What next for Labour

What next for Labour

Well let’s see. We have a New Labour government although I don’t feel quite the same way as I did on the 2nd May 97, when I surprised myself by weeping tears of joy. Is Starmer’s manifesto worse than Blair’s?; I am not sure. What I do know is that I’m disappointed with the manifesto on the issues of macroeconomics/austerity, immigration, asylum & racism and Labour’s position on international trade and the European Union. What can Labour members do about it? I look at the problems with the weak manifesto and ask for your support for me and the Momentum/CLGA slate for the committess up for election over the summer.

The manifesto statement on the treasury’s golden rules is less restrictive than the rhetoric leading up to the general election, but Labour’s plan for economic growth has big holes. In order to grow the economy there needs to be increase in demand. Demand consists of investment, consumption, and export earnings. The proposed investment plans are small, labour is silent on public sector pay and benefits, and the simplest way to increase export earnings would be to rejoin the European Union single market and customs union. On immigration, it’s a simple truth, that the UK has an ageing population and in order to grow the economy we need people to come here to work. Also we should be proud that people are seeking asylum in this country, and must establish safe routes for asylum seekers and treat all migrants with dignity.

The New deal for workers is excellent to the extent it goes but needs to be implemented and the minimum wage and sick pay revisions must also be enough to combat the cost of living crisis (and thus increase demand). The limited ambition on combatting climate change is also a worry.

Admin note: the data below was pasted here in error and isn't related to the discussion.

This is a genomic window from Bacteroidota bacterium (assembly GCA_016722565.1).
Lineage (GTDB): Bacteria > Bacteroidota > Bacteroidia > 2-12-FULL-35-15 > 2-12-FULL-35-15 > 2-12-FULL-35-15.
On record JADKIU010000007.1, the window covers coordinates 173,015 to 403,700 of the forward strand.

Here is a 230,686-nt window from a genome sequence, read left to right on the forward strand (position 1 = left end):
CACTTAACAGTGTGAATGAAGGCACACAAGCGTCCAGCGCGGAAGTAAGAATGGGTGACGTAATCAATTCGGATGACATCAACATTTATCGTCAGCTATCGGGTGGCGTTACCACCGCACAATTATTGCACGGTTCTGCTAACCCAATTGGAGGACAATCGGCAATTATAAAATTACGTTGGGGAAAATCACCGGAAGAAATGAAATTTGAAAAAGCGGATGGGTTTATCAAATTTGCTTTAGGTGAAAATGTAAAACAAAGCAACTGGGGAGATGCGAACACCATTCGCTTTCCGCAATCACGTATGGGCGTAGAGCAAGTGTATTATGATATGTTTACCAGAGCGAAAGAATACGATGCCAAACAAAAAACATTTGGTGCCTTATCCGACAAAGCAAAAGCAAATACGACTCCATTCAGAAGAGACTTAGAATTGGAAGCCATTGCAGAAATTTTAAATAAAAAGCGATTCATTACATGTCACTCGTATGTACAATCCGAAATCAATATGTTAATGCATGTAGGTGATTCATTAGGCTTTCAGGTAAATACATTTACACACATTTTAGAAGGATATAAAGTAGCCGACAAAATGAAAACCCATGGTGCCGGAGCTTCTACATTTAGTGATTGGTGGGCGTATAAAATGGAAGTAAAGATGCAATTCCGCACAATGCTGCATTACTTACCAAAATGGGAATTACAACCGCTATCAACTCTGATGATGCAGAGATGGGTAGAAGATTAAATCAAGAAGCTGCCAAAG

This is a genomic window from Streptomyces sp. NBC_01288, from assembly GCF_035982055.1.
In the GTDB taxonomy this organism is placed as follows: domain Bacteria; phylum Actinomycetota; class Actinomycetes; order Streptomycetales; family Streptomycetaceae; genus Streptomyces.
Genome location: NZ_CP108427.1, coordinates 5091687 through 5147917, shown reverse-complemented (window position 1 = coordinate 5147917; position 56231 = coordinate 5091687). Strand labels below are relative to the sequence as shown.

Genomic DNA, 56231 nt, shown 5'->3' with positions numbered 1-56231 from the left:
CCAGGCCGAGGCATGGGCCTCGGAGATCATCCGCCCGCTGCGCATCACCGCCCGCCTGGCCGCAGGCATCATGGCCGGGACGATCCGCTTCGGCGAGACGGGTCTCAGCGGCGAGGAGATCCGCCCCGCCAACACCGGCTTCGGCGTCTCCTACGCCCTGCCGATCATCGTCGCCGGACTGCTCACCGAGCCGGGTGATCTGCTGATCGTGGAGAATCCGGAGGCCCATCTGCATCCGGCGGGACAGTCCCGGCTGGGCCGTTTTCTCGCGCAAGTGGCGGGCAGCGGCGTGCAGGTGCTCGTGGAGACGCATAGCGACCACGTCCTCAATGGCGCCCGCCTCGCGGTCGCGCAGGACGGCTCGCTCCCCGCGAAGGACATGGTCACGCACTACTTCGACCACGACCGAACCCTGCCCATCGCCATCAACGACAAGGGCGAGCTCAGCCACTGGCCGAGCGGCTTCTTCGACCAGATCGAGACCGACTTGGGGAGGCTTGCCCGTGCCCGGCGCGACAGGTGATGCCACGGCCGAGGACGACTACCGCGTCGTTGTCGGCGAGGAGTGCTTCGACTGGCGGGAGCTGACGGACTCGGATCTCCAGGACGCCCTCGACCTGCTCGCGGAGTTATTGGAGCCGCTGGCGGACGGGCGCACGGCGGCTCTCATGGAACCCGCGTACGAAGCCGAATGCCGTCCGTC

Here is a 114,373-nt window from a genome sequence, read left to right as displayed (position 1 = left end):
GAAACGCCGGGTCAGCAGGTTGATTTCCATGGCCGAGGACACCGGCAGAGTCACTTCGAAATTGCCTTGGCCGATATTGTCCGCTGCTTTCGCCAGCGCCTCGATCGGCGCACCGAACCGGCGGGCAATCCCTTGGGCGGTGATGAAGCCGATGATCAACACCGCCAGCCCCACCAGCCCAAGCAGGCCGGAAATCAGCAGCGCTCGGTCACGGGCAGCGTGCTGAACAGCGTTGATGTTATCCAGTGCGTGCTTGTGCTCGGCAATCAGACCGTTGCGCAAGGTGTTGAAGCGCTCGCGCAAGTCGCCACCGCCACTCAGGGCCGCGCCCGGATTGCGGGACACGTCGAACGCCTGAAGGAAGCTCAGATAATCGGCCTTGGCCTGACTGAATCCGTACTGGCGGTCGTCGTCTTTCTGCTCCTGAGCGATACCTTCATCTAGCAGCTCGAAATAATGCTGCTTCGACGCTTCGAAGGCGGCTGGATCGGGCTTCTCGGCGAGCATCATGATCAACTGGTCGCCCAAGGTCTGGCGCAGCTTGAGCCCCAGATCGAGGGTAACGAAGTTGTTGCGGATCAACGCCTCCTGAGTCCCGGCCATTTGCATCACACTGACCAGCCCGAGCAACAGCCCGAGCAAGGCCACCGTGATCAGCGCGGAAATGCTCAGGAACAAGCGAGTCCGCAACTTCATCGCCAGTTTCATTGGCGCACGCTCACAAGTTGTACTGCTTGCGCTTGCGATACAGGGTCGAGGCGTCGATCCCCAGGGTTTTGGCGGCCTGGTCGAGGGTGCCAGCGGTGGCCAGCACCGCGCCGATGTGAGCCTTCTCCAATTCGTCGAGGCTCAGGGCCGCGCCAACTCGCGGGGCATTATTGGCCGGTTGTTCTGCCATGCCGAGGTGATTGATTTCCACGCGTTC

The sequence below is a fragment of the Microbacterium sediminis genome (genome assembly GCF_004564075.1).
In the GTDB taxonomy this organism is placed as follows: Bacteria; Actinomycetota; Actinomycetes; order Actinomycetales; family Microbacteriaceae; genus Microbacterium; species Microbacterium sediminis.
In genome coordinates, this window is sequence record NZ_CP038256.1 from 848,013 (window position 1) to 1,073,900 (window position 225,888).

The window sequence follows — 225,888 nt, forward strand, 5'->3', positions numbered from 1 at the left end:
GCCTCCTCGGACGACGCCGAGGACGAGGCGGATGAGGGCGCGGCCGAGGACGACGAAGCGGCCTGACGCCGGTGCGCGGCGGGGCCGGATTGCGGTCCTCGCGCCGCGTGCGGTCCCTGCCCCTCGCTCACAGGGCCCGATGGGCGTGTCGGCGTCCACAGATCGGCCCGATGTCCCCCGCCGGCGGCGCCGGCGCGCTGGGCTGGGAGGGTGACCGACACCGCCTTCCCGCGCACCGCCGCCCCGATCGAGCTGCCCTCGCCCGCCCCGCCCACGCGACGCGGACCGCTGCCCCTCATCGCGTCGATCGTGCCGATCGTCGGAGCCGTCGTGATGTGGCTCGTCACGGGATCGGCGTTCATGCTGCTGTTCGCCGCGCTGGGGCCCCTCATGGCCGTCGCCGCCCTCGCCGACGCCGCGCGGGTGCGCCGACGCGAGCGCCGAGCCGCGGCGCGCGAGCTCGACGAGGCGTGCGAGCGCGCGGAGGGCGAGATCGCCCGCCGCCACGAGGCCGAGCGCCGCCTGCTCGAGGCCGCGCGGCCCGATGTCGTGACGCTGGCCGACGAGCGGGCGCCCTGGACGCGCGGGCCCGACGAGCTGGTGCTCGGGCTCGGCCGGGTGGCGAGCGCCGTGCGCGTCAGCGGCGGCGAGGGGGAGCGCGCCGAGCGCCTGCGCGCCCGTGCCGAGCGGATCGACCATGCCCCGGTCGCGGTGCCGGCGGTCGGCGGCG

I am unclear what the Labour Party will do with respect to its national elections, where it is currently running elections for its National Executive Committee, National Policy Forum (NPF) and National Constitutional Committee (NCC).

I am running for election with support from Momentum and the Centre Left Grassroots Alliance for the NPF in London and for the NCC. Getting your Labour CLP to nominate me and my running mates would be helpful.

I believe the national policy forum needs to represent the membership to the leadership and not the other way around, which is what it did in the last cycle. We need a national policy forum that recognises the timidity of the recent manifesto and proposes policy which will make the majority of people’s lives better.

  • We need an economic plan that works, and meets our obligations and needs in fighting and ameliorating climate change
  • We need a higher minimum wage, we need unions that can negotiate fair pay and dignity at work.
  • We need an immigration & asylum policy that welcomes workers and refugees, we need a government that will abolish the hostile environment, the Rwanda plan and is based on embracing our international commitments on welcoming refugees and our need to welcome workers.